During the 2nd Qualifying session at Monza, Berger's B186 was speed trapped at a season's fastest 351.22 km/h (218.23 mph) while Fabi was second having been clocked at 349.85 km/h (217.38 mph). Berger's speed trap would be the second fastest recorded of the original turbo era in Formula One (1977-1988), beaten only by the actively suspended Williams-Honda of Nelson Piquet who recorded 352.135 km/h (218.807 mph) in qualifying at Monza for the 1987 race.

Benetton finally won its first Grand Prix in Mexico, the penultimate race of the season. Despite Berger not having the outright fastest package, the durability and choice of compound of his Pirelli tyres meant that he did not need to make a pitstop for fresh ones, in comparison to rivals Nelson Piquet (Williams-Honda), Alain Prost (McLaren-TAG) and Nigel Mansell (Williams-Honda), who all lost time as a result of stops or other mechanical issues.[11] It was generally agreed that the victory was a fitting culmination to Benetton's first season as an F1 constructor, Berger's emerging talent in what was the first of 10 career wins, and a vindication of the potential of the B186.[4] The race would also prove to be the last win for the BMW M12 engine.

Benetton comfortably outperformed fellow-BMW users Brabham and Arrows during 1986, and was usually the quickest team using Pirelli tyres, although the more reliable Ligier team scored more points with their turbocharged Renault V6 engines.[4] This was a surprise to BMW and Pirelli, who had both expected the radical, low-line Brabham BT55 designed by Gordon Murray, to be their fastest customer.[5] The B186 was replaced by the Ford turbo powered B187 for the 1987 season.

Complete Formula One results[edit]

(key) (Results in bold indicate pole position; results in italics indicate fastest lap.)

Year Entrant Engine Tyres Drivers 1 2 3 4 5 6 7 8 9 10 11 12 13 14 15 16 Pts. WCC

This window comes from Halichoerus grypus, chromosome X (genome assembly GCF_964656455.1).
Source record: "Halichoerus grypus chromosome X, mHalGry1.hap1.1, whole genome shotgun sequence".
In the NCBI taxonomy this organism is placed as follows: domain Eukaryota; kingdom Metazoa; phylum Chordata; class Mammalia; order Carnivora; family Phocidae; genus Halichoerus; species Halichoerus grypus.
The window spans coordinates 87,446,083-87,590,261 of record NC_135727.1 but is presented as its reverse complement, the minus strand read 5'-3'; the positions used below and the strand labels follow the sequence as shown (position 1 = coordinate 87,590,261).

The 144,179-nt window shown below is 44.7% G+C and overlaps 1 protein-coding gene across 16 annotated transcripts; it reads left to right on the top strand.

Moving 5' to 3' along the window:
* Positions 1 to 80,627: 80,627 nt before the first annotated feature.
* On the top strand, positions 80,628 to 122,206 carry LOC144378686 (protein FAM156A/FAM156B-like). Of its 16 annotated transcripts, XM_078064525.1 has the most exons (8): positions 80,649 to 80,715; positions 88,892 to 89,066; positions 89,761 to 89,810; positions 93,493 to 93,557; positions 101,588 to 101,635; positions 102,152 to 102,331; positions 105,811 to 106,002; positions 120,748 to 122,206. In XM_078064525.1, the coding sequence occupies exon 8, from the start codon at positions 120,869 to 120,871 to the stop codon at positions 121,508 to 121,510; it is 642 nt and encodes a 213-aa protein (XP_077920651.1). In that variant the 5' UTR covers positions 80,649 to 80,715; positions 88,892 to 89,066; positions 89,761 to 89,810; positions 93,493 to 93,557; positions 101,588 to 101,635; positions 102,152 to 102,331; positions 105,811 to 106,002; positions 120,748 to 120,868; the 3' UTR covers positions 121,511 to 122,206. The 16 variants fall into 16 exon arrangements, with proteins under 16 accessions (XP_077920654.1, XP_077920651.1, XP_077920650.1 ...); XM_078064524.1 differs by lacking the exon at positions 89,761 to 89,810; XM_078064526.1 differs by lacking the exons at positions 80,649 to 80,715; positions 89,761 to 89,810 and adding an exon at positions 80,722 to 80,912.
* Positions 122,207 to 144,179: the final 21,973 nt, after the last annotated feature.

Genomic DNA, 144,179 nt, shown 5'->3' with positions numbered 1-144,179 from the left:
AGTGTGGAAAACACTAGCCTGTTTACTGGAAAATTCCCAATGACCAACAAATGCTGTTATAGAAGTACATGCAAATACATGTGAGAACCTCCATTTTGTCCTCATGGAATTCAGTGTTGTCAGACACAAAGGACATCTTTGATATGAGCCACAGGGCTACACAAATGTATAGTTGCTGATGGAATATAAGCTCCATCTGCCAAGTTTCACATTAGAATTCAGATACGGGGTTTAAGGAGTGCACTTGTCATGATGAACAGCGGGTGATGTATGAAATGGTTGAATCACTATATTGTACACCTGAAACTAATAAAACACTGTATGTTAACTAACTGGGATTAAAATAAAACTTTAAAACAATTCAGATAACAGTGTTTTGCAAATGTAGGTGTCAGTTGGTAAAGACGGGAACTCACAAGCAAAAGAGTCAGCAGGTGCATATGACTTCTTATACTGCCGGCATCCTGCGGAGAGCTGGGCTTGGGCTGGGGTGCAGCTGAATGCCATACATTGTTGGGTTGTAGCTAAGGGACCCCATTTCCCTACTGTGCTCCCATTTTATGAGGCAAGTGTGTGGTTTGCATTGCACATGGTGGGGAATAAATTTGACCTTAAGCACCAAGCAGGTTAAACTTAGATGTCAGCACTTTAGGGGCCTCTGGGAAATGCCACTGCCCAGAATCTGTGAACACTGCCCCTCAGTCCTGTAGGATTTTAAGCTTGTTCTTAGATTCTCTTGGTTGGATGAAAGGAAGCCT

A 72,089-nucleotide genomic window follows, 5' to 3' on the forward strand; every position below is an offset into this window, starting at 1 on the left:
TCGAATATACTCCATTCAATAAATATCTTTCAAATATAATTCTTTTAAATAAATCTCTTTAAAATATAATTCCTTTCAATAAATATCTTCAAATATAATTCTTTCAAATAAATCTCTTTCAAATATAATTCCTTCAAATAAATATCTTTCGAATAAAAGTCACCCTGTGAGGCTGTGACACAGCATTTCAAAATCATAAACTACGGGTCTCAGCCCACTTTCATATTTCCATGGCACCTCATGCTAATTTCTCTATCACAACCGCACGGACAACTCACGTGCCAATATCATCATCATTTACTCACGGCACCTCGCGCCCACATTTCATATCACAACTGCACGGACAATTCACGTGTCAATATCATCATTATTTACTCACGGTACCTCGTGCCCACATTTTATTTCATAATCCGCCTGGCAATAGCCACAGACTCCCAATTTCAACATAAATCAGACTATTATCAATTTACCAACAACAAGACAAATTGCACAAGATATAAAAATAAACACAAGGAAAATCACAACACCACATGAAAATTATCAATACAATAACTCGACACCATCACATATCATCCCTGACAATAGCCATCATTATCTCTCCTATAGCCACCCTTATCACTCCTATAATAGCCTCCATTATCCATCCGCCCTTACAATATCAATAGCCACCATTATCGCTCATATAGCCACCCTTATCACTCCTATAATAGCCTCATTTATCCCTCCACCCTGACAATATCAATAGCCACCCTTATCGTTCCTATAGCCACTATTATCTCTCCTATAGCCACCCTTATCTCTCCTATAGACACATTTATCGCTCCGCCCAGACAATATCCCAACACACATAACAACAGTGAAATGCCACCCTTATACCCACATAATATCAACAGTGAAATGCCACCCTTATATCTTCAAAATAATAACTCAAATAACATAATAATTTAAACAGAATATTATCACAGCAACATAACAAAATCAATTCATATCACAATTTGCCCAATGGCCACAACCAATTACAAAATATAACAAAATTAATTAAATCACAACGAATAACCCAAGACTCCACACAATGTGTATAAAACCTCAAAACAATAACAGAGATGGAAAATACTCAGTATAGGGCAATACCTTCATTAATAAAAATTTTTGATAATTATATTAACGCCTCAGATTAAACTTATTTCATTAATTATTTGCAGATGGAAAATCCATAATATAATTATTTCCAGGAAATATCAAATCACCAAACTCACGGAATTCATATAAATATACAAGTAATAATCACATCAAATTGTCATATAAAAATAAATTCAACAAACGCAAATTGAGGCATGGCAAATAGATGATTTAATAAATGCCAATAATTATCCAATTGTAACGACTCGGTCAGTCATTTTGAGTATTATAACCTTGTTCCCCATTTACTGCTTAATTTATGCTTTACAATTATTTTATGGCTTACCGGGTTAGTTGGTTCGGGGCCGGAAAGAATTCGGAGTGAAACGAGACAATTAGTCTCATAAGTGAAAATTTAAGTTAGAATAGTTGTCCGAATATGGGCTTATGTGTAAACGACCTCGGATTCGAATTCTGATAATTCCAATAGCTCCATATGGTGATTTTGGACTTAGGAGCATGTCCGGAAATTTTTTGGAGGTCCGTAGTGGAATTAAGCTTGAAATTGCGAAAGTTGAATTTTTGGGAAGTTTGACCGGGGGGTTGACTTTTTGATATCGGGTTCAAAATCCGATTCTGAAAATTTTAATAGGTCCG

1986 Benetton Formula Ltd BMW M12/13
S4 tc
Teo Fabi 10 5 Ret Ret 7 Ret Ret Ret Ret Ret Ret Ret Ret 8 Ret 10
Gerhard Berger 6 6 3 Ret 10 Ret Ret Ret Ret 10 Ret 7 5 Ret 1 Ret

Current locations[edit]

1986 Benetton B186 BMW Formula 1 car (chassis 5) being tested at Mallala Motorsport Park in South Australia in 2016
Engine cover of Benetton B186 BMW Formula 1 car

The current known locations of the B186 chassis are as follows:


  1. ^ Hamilton (ed.), pp.53, 56
  2. ^ Jenkinson, Denis (March 1986). "The Formula One Scene". Motor Sport. Vol. 62 no. 3. p. 252.
  3. ^ a b c d e Ménard (ed.), pp.144-145
  4. ^ a b c d e f g h i Hamilton (ed.), p.49
  5. ^ a b c d e f g Spurring, p.162
  6. ^ a b c Hamilton (ed.), p.228
  7. ^ Hamilton (ed.), p.53
  8. ^ "BENETTON B186". Gurney Flap. Retrieved 2010-03-10.
  9. ^ van de Burgt, Andrew (ed.) (December 2007). "Photo Finish: The Story Behind the Picture - 1986: Austrian Grand Prix". Autosport. Vol. 190 no. 12. p. 102.CS1 maint: extra text: authors list (link)
  10. ^ Hamilton (ed.), p.18
  11. ^ Hamilton (ed.), p.180
  12. ^ "Mondello Museum". Retrieved 24 January 2016.
  13. ^ Browning, Michael (2008-03-04). "Bowe to race F5000 at Phillip Island Classic". Shannons Insurance. Retrieved 2009-05-08.
  • Hamilton, Maurice (ed.) (1986). AUTOCOURSE 1986-87. Hazleton Publishing. ISBN 0-905138-44-9.CS1 maint: extra text: authors list (link)
  • Ménard, Pierre (ed.) (2006). The Great Encyclopedia of Formula 1. Chronosports S.A. ISBN 2-84707-123-7.CS1 maint: extra text: authors list (link)
  • Spurring, Quentin (2005). Formula 1 in Camera 1980-89. Haynes Publishing. ISBN 1-84425-109-8.

External links[edit]